Matt Tomkins enters his third year as a Rockford signing, having spent most of last year with Indy. He was up in Rockford briefly but did not appear in a game with the Hogs. Chase Marchand was signed by Rockford and will likely be with the Fuel all season.
Division wins are going to make the difference for the IceHogs; 66 of the 76 games on Rockford’s schedule are within the confines of the AHL’s Central Division.
Rockford have two games each with Laval, Belleville and Toronto and another four with Cleveland. The IceHogs non-division games are all against Eastern Conference teams; Rockford will not play a game against a Pacific Division opponent this season…unless it’s in the Western Conference Final.
As usual, besting the neighbors will be vital. The piglets will attempt to wrest the vaunted Illinois Lottery Cup from the Chicago Wolves. Rockford’s interstate rivals took the grail for the third consecutive season last spring; despite each team winning six of the twelve season contests, the Wolves earned more points in those games.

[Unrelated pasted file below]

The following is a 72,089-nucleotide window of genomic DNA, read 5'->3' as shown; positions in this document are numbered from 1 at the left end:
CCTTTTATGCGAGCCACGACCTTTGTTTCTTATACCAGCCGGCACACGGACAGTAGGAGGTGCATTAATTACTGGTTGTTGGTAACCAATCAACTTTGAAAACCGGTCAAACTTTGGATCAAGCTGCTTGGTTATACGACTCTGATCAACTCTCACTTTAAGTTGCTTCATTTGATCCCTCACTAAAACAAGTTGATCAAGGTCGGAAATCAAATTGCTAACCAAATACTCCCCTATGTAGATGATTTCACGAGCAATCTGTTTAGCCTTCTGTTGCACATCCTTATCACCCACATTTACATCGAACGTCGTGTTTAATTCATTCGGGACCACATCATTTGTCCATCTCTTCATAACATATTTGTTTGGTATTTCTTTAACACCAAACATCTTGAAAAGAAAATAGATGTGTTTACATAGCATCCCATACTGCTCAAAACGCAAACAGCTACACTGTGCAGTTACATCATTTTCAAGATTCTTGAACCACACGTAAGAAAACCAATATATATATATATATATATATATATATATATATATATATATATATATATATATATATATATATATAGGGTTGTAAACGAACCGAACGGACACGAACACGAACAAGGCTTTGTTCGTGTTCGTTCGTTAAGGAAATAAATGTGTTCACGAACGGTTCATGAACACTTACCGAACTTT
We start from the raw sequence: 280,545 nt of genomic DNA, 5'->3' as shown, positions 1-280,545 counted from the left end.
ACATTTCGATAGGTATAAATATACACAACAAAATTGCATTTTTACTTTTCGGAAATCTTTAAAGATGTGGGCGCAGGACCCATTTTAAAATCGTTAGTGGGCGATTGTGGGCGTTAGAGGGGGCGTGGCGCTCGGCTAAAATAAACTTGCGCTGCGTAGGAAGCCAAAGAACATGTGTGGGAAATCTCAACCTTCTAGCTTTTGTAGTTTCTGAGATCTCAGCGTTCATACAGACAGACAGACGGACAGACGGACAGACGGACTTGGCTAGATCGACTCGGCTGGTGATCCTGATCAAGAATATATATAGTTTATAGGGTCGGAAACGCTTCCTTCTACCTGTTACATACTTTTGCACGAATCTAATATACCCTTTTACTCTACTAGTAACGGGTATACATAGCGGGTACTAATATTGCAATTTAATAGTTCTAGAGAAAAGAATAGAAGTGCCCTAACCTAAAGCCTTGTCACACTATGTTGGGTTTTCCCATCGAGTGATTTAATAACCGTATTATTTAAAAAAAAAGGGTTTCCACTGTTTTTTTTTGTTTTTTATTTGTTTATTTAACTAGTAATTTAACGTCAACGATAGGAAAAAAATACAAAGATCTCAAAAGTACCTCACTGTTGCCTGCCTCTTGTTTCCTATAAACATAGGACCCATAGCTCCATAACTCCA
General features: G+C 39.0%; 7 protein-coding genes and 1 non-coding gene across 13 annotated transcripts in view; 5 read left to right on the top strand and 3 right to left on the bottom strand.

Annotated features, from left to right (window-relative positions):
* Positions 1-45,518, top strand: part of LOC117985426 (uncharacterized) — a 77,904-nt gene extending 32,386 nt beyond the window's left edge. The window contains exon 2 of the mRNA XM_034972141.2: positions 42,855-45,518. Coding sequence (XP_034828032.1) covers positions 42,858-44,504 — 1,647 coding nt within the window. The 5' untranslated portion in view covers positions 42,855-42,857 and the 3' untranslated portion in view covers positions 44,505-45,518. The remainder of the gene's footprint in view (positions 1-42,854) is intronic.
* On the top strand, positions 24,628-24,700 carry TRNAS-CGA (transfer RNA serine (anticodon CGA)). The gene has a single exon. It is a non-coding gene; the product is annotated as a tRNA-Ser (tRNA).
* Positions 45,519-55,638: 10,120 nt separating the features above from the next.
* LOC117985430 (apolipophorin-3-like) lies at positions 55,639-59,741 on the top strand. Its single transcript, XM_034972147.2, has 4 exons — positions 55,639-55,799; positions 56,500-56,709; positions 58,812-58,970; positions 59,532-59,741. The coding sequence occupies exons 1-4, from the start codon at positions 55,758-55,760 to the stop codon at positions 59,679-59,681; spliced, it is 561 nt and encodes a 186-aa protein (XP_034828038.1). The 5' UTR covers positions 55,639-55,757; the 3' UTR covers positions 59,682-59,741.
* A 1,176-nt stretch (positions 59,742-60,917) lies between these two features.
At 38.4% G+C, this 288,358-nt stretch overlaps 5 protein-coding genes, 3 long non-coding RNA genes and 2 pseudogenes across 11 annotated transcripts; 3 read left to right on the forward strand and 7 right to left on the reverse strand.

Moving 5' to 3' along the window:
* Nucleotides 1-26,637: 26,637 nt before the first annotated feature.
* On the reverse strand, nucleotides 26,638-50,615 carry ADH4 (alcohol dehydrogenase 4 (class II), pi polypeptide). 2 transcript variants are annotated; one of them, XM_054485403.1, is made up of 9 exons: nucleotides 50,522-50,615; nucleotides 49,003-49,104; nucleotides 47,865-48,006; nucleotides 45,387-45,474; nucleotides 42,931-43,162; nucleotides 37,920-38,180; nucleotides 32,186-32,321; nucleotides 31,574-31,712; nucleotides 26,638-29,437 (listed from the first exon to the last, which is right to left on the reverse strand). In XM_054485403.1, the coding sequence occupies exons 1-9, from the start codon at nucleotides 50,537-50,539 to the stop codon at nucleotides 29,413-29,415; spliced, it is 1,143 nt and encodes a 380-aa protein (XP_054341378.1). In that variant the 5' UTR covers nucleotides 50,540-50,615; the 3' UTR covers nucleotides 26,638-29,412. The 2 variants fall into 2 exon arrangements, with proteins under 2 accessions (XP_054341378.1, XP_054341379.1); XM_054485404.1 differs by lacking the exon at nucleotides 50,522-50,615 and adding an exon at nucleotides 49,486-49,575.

The Hogs also have an even dozen with Milwaukee again this season, though Rockford won’t see the Ads until December 7 at the BMO. The IceHogs square off with Grand Rapids ten times and have eight apiece with Iowa, Manitoba, San Antonio and Texas.
The schedule is fairly balanced throughout the season. Rockford has 24 home dates out of its first 46 games, then is at home in 14 of its final 30 games. The Hogs have a five-game home stand Oct. 30-Nov. 8 and a six-straight at home Jan. 25-Feb. 8. They have a five-game road trip at the end of February. Otherwise, there are no more than three consecutive games either home or away.
So…How’s This Team Gonna Do?
That, friends, is a question I’ll set about answering when the roster is more concrete. The Hogs kick off the season in Iowa October 4; I’ll be back with more thoughts on the upcoming season before then.
Follow me on twitter @JonFromi throughout the season as I offer updates and musings on the scene in Rockford.